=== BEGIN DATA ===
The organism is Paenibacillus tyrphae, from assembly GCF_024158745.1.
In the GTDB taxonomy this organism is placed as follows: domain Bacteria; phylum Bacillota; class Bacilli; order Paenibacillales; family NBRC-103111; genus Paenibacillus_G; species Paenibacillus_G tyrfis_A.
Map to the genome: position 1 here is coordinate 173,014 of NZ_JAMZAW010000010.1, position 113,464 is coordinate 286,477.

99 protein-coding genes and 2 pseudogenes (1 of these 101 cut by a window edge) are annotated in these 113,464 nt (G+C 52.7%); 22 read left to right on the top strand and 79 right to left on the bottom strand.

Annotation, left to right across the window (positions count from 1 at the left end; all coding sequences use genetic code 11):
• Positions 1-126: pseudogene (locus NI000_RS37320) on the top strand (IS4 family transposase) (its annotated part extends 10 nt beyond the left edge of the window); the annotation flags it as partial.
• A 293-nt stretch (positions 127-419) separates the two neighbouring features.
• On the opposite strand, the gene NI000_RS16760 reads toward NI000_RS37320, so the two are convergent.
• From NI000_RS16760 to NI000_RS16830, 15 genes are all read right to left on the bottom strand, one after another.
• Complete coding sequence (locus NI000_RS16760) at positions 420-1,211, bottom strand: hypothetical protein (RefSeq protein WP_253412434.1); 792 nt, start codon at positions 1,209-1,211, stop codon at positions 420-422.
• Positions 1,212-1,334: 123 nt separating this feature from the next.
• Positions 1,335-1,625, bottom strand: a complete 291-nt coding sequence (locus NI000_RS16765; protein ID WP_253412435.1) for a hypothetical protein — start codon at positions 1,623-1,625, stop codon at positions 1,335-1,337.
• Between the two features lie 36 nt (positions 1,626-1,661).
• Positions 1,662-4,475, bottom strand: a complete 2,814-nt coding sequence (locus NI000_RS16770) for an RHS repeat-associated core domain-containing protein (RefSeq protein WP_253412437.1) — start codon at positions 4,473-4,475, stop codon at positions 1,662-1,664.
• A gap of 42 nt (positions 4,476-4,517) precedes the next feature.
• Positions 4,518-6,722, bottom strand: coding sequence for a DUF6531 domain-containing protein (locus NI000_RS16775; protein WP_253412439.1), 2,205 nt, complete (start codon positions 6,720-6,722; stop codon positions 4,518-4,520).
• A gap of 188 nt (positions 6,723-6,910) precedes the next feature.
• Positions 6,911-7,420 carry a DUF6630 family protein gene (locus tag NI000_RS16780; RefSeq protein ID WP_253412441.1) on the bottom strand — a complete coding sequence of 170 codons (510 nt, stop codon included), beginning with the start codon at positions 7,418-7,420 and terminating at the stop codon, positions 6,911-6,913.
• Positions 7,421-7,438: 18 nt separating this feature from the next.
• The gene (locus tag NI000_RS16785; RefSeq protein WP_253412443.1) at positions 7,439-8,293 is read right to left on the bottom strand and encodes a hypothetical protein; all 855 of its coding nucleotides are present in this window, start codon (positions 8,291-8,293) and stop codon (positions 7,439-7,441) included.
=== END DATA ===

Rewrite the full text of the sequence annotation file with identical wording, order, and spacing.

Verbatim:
The organism is Paenibacillus tyrphae, from assembly GCF_024158745.1.
In the GTDB taxonomy this organism is placed as follows: domain Bacteria; phylum Bacillota; class Bacilli; order Paenibacillales; family NBRC-103111; genus Paenibacillus_G; species Paenibacillus_G tyrfis_A.
Map to the genome: position 1 here is coordinate 173,014 of NZ_JAMZAW010000010.1, position 113,464 is coordinate 286,477.

99 protein-coding genes and 2 pseudogenes (1 of these 101 cut by a window edge) are annotated in these 113,464 nt (G+C 52.7%); 22 read left to right on the top strand and 79 right to left on the bottom strand.

Annotation, left to right across the window (positions count from 1 at the left end; all coding sequences use genetic code 11):
• Positions 1-126: pseudogene (locus NI000_RS37320) on the top strand (IS4 family transposase) (its annotated part extends 10 nt beyond the left edge of the window); the annotation flags it as partial.
• A 293-nt stretch (positions 127-419) separates the two neighbouring features.
• On the opposite strand, the gene NI000_RS16760 reads toward NI000_RS37320, so the two are convergent.
• From NI000_RS16760 to NI000_RS16830, 15 genes are all read right to left on the bottom strand, one after another.
• Complete coding sequence (locus NI000_RS16760) at positions 420-1,211, bottom strand: hypothetical protein (RefSeq protein WP_253412434.1); 792 nt, start codon at positions 1,209-1,211, stop codon at positions 420-422.
• Positions 1,212-1,334: 123 nt separating this feature from the next.
• Positions 1,335-1,625, bottom strand: a complete 291-nt coding sequence (locus NI000_RS16765; protein ID WP_253412435.1) for a hypothetical protein — start codon at positions 1,623-1,625, stop codon at positions 1,335-1,337.
• Between the two features lie 36 nt (positions 1,626-1,661).
• Positions 1,662-4,475, bottom strand: a complete 2,814-nt coding sequence (locus NI000_RS16770) for an RHS repeat-associated core domain-containing protein (RefSeq protein WP_253412437.1) — start codon at positions 4,473-4,475, stop codon at positions 1,662-1,664.
• A gap of 42 nt (positions 4,476-4,517) precedes the next feature.
• Positions 4,518-6,722, bottom strand: coding sequence for a DUF6531 domain-containing protein (locus NI000_RS16775; protein WP_253412439.1), 2,205 nt, complete (start codon positions 6,720-6,722; stop codon positions 4,518-4,520).
• A gap of 188 nt (positions 6,723-6,910) precedes the next feature.
• Positions 6,911-7,420 carry a DUF6630 family protein gene (locus tag NI000_RS16780; RefSeq protein ID WP_253412441.1) on the bottom strand — a complete coding sequence of 170 codons (510 nt, stop codon included), beginning with the start codon at positions 7,418-7,420 and terminating at the stop codon, positions 6,911-6,913.
• Positions 7,421-7,438: 18 nt separating this feature from the next.
• The gene (locus tag NI000_RS16785; RefSeq protein WP_253412443.1) at positions 7,439-8,293 is read right to left on the bottom strand and encodes a hypothetical protein; all 855 of its coding nucleotides are present in this window, start codon (positions 8,291-8,293) and stop codon (positions 7,439-7,441) included.